The objective of the project is to advance the ability of climate scientists and oceanographers to quantify uncertainties stemming from parameterizations of highly non-linear phenomena. In particular, we are working on developing an innovative strategy for quantifying uncertainties and improving the skill of the KPP (“K profile parameterization”) that is used to represent vertical mixing processes within surface boundary layer of the ocean (Large et al., 1994). Mixing processes represented by the KPP scheme are among the primary “gate keepers” that regulate the heat, momentum, and moisture exchange between the atmosphere and ocean. Slight variations in the effectiveness of these processes can have profound effects on coupled modes of variability such as the El-Nino/Southern Oscillation (ENSO) of the tropical Pacific and are an important source of uncertainty in climate projections of regional climate. These uncertainties also impact our ability to assimilate observations of the ocean state and hence the accuracy of seasonal climate predictions.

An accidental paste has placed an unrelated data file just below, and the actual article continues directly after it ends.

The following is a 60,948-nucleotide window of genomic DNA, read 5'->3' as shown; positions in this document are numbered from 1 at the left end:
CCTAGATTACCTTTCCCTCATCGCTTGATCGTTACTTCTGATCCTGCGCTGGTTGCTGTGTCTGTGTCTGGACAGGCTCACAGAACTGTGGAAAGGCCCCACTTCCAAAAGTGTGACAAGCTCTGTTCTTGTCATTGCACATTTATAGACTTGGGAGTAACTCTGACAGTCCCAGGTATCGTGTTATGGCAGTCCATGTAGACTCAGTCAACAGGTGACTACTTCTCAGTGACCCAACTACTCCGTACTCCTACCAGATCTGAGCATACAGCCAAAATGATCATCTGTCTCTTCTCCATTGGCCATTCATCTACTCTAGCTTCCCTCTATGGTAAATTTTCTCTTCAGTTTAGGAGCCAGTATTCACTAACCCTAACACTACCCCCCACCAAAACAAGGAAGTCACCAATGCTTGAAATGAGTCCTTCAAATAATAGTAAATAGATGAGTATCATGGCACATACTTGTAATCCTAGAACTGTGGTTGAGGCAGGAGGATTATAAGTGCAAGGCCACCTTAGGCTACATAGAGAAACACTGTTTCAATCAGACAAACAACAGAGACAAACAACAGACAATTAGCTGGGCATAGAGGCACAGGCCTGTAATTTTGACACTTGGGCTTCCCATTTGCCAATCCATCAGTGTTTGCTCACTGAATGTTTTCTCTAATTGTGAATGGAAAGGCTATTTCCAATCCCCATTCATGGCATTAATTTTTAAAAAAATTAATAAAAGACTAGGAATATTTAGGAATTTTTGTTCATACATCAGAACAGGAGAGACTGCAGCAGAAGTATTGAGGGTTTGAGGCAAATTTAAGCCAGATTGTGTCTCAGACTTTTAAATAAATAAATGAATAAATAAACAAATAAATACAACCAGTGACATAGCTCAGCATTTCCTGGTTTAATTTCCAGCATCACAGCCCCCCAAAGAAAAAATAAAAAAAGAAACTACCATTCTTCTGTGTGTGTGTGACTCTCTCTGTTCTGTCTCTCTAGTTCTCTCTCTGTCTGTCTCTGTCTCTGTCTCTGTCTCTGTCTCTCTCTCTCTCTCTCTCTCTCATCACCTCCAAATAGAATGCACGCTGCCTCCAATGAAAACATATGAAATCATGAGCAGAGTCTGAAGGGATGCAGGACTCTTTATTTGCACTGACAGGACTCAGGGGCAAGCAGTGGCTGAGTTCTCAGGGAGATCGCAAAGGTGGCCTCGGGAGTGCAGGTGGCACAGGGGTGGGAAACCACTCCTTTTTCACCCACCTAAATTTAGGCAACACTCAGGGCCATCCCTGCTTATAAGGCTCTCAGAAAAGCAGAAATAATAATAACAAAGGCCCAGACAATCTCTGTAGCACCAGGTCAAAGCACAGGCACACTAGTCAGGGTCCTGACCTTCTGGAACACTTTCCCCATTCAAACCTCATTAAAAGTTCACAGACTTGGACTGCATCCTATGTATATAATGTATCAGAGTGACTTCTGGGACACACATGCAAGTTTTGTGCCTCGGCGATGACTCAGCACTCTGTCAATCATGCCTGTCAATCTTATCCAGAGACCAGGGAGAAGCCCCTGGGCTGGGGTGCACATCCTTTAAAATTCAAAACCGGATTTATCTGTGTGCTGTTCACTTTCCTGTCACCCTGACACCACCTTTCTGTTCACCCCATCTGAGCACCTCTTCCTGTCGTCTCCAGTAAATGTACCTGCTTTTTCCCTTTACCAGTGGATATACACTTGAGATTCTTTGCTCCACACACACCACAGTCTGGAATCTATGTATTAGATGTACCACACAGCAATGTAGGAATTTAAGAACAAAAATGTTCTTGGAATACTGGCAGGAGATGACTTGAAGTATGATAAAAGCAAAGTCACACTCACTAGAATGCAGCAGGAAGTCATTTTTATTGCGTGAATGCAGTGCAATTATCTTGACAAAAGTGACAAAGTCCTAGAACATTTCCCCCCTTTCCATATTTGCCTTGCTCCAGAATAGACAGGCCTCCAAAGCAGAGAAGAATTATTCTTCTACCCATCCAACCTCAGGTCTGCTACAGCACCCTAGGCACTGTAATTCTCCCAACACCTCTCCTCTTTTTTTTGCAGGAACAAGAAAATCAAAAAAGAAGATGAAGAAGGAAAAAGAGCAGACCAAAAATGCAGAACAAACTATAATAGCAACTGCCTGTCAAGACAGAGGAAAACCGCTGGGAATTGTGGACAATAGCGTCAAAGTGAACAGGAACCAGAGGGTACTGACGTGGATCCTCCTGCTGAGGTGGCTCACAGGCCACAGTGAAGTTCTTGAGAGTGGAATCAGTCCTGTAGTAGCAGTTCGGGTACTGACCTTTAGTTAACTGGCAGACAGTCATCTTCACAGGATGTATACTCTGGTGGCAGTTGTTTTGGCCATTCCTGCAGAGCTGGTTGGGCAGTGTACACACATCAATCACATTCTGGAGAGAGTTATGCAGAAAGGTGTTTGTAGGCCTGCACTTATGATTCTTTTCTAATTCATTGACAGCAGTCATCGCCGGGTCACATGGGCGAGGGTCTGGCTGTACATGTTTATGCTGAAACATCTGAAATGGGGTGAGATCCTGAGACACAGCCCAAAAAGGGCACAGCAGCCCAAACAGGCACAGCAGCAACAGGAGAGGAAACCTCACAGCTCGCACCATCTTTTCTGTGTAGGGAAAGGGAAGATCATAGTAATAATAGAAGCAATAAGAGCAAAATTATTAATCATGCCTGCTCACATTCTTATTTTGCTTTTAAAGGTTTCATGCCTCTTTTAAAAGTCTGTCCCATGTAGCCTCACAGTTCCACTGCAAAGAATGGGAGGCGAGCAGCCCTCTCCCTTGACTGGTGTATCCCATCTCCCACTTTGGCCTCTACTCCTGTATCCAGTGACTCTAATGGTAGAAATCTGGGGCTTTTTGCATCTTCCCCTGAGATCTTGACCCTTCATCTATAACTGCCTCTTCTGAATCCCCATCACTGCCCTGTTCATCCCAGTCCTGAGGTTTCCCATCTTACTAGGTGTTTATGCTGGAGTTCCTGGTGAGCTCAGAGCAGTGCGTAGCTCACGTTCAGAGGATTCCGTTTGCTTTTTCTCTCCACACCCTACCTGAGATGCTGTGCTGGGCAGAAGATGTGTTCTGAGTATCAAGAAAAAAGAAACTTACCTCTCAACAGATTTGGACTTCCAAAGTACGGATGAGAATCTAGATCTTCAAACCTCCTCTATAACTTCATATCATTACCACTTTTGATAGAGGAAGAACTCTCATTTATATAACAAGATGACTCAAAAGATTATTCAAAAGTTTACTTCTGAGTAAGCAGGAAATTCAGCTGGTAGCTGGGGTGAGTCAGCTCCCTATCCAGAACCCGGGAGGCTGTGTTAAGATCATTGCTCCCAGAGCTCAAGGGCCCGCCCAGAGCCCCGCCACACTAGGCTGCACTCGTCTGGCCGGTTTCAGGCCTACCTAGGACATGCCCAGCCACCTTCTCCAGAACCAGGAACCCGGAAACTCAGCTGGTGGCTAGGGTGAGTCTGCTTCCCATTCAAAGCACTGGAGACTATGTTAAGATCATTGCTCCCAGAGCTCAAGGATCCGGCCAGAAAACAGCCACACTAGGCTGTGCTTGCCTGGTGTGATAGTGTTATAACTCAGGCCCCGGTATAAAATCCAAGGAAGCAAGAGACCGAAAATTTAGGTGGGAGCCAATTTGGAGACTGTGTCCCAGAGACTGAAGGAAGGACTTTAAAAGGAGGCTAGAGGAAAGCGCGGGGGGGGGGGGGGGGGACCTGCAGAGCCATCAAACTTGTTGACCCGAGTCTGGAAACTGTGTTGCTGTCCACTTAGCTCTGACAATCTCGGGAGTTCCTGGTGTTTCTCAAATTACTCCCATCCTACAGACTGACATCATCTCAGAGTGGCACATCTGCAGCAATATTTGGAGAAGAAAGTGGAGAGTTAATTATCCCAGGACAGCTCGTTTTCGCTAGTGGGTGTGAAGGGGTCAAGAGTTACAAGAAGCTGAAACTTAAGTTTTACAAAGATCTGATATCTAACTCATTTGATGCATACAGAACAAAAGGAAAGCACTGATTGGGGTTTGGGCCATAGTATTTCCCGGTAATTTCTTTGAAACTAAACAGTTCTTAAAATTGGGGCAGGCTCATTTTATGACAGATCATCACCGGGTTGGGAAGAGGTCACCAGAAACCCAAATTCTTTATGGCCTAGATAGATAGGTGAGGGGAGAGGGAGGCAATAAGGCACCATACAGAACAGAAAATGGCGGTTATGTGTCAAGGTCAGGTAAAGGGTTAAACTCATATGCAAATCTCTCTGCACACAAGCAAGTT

The research goal for this initial phase is to set up a metric of model skill that reflects scientific priorities and the limits of the data to define the limits of model acceptability. Subsequent years will use these results within a Bayesian statistical framework for identifying the optimal configuration of KPP that is consistent with observational constraints in its uncertainty. We will first focus on setting up a number of regional ocean modeling sensitivity experiments that can be used to interpret the effects of mixing processes as compared to observations within the tropical Pacific Ocean. This exercise will be important for building physical intuition for how the KPP mixing scheme works so that we can devise an appropriate metric for constraining parametric uncertainties during the later years of the project.
We will use the ensemble Kalman filter (EnKF) to quantify the limits of our ability to discern the effects of mixing processes from observational data. We will use these estimates as part of a likelihood measure of model fitness, an important step toward estimating a posterior distribution of parametric uncertainties. In effect these observational uncertainties help us quantify the statistical significance of discrepancies that occur between modeled and observed phenomena. These likelihood measures and use of EnKF sets our effort apart from the more traditional approaches that rely solely on individual parameter sensitivity experiments. While sensitivity experiments are helpful, what matters most to objective measures of modeling uncertainty are the limits imposed by the quality of the data and theories that underlie a given model.